Tuesday, March 11, 2008

Daily Breeze: Geraldine Ferraro Says Obama is Black!!!

I have to laugh. I remember the small hometown daily newspaper, The Daily Breeze when I used to live in Southern California. Now, from its interview of Geraldine Ferraro last Friday, the lowly, modest and undersized Daily Breeze has had its story splashed across the pages of newspapers from coast to coast and worldwide.

And according to the article, Geraldine Ferraro says Barack Obama is a black man.

You know, I really, honestly haven’t even thought about Obama’s ancestry lately. People keep bringing it up though. As in “Isn’t it wonderful and a comment on our times that we are choosing between a woman and an African-American?”

Apparently, Geraldine Ferraro doesn’t think it’s wonderful.

Her comment, picked up by anyone with an ear to the ground, went like this:

“If Obama was a white man, he would not be in this position. And if he was a woman (of any color), he would not be in this position. He happens to be very lucky to be who he is. And the country is caught up in the concept.”
Was this a woman, a former vice-presidential candidate, mind you, who was just being brutally honest – as she must be thinking in her mind – or a woman, a former vice presidential candidate (mind you) who thinks that Barack Obama is being just a little bit too uppity?

This is a guy who is taking advantage of the fact that he is black, and THAT’S why he’s ahead in the national polls, the popular vote, the delegate count, and the number of states won in the primaries?

You have GOT to be kidding.

I started to think about this, and thought that if anyone thinks Obama is at an advantage because he is black, they haven’t stepped too far outside the past few years. Like outside to Bubba’s filling station in East Texas, where the locals are pretty convinced that the South will someday rise again. Or to downtown Houston, Cleveland or Atlanta, where Barack Obama’s middle name is uttered as if it were a slur.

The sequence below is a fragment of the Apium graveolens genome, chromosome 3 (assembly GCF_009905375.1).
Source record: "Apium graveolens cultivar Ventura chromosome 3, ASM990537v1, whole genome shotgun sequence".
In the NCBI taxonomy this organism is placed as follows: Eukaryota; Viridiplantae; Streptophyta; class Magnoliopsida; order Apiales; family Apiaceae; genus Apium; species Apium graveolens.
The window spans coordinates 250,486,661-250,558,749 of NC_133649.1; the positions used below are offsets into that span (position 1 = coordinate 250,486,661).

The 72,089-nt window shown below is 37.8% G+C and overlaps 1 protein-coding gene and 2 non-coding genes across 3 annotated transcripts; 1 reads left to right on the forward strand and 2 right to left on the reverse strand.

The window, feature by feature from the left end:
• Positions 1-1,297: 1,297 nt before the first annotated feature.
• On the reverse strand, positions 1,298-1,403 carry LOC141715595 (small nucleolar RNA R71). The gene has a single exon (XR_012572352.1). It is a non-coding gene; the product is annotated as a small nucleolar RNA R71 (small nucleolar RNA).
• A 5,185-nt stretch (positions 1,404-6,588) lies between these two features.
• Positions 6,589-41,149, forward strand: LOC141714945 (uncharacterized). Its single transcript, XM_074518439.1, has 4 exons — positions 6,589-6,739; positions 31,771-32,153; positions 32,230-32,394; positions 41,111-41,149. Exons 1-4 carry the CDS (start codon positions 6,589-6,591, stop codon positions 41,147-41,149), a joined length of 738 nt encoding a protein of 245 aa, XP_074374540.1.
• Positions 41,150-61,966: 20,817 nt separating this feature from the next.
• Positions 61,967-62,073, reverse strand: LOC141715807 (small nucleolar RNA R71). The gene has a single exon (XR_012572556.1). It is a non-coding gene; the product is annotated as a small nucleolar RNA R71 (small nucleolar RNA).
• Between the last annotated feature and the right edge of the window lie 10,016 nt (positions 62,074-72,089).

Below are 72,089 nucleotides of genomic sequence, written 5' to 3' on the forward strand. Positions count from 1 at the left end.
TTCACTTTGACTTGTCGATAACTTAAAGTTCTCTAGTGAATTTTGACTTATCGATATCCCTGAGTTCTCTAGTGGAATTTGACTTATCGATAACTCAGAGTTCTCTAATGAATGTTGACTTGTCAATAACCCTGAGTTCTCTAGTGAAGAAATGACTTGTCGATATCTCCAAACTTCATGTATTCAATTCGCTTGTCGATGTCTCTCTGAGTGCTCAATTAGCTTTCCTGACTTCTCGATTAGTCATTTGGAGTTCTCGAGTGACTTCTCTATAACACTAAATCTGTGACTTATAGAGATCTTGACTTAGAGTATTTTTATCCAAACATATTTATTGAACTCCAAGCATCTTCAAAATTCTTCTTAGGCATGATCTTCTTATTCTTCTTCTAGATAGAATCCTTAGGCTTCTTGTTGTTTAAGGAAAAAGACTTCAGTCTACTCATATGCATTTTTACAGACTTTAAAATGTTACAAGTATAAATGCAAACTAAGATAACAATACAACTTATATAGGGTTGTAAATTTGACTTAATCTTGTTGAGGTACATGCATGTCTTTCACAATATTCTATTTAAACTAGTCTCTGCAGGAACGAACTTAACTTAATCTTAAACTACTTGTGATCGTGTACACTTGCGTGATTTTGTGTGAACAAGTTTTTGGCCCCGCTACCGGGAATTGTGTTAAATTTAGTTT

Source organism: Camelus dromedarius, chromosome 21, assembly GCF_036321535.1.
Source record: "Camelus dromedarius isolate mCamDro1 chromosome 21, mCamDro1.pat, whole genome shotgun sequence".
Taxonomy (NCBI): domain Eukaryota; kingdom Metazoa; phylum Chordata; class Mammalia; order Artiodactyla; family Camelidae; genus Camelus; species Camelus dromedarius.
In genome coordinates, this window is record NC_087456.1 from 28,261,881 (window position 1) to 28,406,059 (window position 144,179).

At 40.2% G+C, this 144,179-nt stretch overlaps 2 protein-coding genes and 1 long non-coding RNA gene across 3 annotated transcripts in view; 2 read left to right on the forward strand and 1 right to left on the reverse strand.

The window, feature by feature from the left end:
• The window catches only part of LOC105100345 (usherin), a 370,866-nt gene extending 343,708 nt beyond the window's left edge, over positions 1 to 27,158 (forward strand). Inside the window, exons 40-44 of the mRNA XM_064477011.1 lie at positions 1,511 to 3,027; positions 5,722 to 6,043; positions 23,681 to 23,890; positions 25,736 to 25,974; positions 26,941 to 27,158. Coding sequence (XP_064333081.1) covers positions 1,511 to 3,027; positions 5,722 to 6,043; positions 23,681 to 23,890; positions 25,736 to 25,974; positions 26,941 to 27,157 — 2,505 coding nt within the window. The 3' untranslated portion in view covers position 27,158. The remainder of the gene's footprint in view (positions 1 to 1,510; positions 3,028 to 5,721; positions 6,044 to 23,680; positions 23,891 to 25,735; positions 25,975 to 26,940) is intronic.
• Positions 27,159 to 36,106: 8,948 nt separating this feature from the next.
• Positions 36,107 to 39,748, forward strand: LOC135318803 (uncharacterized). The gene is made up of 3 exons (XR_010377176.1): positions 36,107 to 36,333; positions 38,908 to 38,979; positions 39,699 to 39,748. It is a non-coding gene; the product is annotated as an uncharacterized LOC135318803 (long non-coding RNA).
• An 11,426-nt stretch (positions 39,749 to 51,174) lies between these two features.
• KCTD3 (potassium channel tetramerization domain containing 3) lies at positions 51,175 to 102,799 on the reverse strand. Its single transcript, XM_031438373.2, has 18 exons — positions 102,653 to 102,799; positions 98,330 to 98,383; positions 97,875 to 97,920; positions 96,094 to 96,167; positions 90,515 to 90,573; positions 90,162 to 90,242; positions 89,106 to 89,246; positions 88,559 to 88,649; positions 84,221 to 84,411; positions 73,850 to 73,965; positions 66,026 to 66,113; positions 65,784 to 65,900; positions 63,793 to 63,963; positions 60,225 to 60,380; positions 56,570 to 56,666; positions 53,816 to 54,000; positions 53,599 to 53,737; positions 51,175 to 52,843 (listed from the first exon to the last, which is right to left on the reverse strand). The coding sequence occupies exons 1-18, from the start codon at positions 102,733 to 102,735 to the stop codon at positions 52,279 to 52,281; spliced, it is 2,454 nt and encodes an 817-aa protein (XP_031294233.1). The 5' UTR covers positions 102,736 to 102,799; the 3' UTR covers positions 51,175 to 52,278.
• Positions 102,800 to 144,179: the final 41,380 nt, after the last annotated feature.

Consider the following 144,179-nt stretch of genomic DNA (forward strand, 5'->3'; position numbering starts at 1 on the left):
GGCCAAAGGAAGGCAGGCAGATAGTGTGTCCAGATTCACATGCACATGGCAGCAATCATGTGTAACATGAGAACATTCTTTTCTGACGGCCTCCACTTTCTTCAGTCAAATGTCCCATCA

I hear that Senator Clinton has renounced Geraldine Ferraro’s remarks, remarks that Ferraro has even defended in today’s issue of The Breeze (as we used to call it). That’s fine but I think it’s not enough. I think it behooves the Clinton campaign to return every dollar that Geraldine Ferraro raised for the Clinton campaign to Ferraro, so that she can, in turn, return that money to the donors. I also think it is time to dismiss Ferraro from her campaign.

It really makes me wonder how many women over 50, white women, have entertained these thoughts as well. If we have someone who is allegedly sophisticated in their racial outlook, as I am sure Geraldine is, say something like this without batting an eyelash, you really have to wonder about what kind of subliminal thoughts are driving some voters toward the Clinton campaign.

Is it truly about Obama being a black man? Is it truly about something with a black man that still scares older white women?

I very much hope not, but I am characteristically pessimistic.


Vigilante said...

One of the reasons why Barack Obama was right when he observed that the Republicans had the big ideas in the 1980's is because Democrats had so many small-minded leaders, like Geraldine Ferraro, at the head of their party.

Adept2u said...

Ms. Ferraro,

I am terribly disappointed. Your recent suggestion that Mr. Obamas’ success happened only because he is black is especially painful. To think that being black in America is a lucky thing strikes me as being inconsiderate.

I am a black person born the same year as Mr. Obamas’ wife 1964, and I can tell you at no time in my life was being black a lucky thing, or are you unaware of the sad and continuing legacy of American race relations. You disregard Mr. Obamas’ legitimate and laudable accomplishments by attributing them to one thing, and it’s the one thing Mr. Obama tries least to be – a man of race. Mr. Obama is a child of God, a husband, a father, a university graduate and a lawyer. Mr. Obama has been a stellar state representative of Illinois and he is currently a United States Senator, and great American. Somewhere probably in the high teens of the list of things Mr. Obama is would be black man.

The statements you have made and defend amount to making his race his primary attribute. You are playing the race card in a manner that is insulting, and quite frankly would be more expected from the kind of reactionary people America has hopefully outgrown.

In 1984 I was a student at the University of Southern California an institution with a traditionally conservative bent. I remember campaigning for and ardently defending a certain congressperson from New York as being more than just a woman, but a person regardless of gender worthy to potentially lead this country. I’m sorry to know now that I was wrong, and all the time any Gerard really would have sufficed.